Education chiefs are holding an emergency meeting to discuss what should happen to Crumlin Integrated College in Co Antrim.
The North Eastern Education and Library Board (NEELB) says the meeting will consider the possibility of opening a new, joint-faith school.
Its management will be shared between the NEELB and Catholic Church authorities.
The NEELB had been expected to announce the school’s closure last year but postponed its decision for six months.
The issue will be tabled again this week and a further postponement is unlikely.
Crumlin was placed into special measures in 2010 after inspectors highlighted major deficiencies in leadership, poor teaching standards and exam results.
Its principal was suspended and sent for training. Her return was short-lived after she faced protests and threats and was advised to stay away by police.
While the school has since improved to “good”, according to its most-recent follow-up inspection, the number of pupils remains low.
More than 1,000 secondary-age pupils travel out of the village every day to attend schools elsewhere.
Exam results at Crumlin have also improved in recent years.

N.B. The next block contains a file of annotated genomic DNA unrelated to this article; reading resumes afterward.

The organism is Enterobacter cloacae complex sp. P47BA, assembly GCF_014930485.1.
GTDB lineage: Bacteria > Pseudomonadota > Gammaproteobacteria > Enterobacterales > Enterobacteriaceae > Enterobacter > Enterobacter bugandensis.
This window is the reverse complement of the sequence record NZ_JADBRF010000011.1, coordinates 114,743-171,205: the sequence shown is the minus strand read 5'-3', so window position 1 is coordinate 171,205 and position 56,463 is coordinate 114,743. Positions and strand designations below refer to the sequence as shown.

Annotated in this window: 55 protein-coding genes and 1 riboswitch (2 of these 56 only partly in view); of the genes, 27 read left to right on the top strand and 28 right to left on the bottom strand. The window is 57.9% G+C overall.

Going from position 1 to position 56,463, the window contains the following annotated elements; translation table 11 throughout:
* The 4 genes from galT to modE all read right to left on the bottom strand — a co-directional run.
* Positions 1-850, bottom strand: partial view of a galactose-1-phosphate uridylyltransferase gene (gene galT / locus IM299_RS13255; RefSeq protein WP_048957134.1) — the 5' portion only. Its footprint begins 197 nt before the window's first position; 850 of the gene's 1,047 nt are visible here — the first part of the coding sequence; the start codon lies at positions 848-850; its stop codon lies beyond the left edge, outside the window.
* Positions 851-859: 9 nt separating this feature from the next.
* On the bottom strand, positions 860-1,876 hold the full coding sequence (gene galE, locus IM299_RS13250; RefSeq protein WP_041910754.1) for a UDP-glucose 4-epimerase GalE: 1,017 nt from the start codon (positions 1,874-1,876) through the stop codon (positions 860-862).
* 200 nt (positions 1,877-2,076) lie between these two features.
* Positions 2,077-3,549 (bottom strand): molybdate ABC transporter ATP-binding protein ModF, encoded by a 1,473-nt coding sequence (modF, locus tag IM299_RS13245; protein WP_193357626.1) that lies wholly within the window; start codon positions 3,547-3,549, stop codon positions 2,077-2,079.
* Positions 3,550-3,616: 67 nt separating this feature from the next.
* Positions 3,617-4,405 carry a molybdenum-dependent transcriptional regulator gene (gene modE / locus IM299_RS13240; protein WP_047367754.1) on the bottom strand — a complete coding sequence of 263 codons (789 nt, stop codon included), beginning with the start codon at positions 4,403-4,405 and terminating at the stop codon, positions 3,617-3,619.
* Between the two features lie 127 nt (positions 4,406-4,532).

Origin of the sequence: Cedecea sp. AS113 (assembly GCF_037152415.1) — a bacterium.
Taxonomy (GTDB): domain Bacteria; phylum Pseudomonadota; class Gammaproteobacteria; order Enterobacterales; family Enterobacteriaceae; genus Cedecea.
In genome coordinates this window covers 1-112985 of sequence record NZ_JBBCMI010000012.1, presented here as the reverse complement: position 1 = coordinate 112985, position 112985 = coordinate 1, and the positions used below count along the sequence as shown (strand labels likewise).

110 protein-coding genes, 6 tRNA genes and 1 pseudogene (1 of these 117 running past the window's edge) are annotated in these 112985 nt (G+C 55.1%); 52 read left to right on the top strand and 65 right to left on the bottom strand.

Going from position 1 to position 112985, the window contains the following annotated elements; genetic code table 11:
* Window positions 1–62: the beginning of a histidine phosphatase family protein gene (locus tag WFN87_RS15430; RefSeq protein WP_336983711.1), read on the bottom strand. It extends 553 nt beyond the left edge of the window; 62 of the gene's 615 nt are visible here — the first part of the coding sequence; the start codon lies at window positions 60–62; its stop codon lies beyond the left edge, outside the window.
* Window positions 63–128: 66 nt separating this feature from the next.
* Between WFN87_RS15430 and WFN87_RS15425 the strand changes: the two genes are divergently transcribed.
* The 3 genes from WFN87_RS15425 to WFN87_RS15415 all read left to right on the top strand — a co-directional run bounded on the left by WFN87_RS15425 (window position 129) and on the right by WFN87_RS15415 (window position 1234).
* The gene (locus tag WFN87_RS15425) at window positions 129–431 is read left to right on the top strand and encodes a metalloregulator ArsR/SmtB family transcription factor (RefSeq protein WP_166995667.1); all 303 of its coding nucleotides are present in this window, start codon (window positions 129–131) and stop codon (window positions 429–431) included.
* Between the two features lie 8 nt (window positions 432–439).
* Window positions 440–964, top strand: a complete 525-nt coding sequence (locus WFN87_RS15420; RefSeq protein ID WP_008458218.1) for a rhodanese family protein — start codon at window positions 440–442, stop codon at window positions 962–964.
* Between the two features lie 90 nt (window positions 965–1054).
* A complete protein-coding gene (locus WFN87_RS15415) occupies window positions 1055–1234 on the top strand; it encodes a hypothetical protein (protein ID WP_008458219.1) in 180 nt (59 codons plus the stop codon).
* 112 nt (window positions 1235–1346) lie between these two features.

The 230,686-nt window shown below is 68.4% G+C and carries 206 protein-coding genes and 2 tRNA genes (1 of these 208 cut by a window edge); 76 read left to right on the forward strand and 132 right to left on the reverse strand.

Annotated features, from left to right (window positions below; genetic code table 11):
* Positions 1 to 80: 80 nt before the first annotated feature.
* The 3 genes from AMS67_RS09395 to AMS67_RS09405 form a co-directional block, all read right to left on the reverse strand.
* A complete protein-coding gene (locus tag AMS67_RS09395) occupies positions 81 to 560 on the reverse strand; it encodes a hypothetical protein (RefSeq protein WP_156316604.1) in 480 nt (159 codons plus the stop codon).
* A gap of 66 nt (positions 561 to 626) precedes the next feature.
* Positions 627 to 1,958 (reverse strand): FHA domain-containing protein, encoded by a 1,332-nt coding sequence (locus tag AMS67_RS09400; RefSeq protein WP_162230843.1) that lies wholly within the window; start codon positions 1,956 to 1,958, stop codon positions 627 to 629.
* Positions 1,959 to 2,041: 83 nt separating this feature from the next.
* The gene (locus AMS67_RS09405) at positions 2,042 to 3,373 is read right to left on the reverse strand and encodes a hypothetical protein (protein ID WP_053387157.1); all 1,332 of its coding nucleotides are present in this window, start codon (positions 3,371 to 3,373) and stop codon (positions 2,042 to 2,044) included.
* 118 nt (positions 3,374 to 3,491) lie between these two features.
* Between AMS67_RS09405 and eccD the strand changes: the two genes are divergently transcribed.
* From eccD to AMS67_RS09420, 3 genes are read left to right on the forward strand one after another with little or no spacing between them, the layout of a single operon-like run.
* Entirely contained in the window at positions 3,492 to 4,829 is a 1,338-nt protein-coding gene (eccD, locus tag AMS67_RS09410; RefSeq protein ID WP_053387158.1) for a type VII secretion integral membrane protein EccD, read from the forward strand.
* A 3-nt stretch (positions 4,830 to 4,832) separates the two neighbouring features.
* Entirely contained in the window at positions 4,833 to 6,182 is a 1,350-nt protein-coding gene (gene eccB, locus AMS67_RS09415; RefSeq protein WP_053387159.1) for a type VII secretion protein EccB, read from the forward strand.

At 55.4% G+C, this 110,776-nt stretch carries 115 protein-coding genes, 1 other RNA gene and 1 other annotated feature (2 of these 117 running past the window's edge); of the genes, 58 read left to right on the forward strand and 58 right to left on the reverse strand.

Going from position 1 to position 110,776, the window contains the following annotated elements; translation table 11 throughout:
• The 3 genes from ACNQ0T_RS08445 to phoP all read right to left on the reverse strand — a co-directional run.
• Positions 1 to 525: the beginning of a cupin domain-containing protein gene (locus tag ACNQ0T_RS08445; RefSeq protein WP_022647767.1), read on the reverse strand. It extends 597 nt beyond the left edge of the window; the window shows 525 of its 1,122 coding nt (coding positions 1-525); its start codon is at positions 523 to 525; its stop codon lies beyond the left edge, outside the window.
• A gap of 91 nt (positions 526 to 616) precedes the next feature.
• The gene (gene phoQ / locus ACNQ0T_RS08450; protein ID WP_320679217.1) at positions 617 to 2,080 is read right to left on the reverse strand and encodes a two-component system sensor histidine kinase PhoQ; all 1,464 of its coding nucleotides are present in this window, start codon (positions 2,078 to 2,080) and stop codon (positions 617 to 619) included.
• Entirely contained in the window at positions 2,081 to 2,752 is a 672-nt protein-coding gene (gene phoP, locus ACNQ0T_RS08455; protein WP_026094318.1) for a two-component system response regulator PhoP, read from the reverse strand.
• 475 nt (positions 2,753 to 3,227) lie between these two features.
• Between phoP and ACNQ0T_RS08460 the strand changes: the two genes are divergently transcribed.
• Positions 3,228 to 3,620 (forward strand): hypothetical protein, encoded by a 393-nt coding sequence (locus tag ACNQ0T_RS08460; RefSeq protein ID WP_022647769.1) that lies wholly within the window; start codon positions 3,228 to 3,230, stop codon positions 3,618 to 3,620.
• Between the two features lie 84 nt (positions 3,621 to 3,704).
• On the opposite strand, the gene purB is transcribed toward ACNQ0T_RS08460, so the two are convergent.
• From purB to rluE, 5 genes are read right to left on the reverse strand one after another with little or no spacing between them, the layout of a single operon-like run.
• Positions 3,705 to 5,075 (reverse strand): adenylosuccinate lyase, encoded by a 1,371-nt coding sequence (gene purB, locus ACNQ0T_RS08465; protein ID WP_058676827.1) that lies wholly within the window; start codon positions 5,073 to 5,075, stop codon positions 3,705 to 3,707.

The NEELB is still considering the possibility of a new school, whose management would include representatives of both the NEELB and Catholic Church.
There has been no Catholic secondary serving the area since St Aidan’s High in Glenavy shut in 1993. Almost immediately there followed an influx of Catholic families into the area.
The Council for Catholic Maintained Schools (CCMS) is considering opening a new school in the Crumlin/Glenavy area but is also involved in discussions about a potential new shared solution.
“CCMS are fully engaged with the NEELB and are a member of the working group considering the current proposals for future education provision in the Crumlin area,” a spokesman said.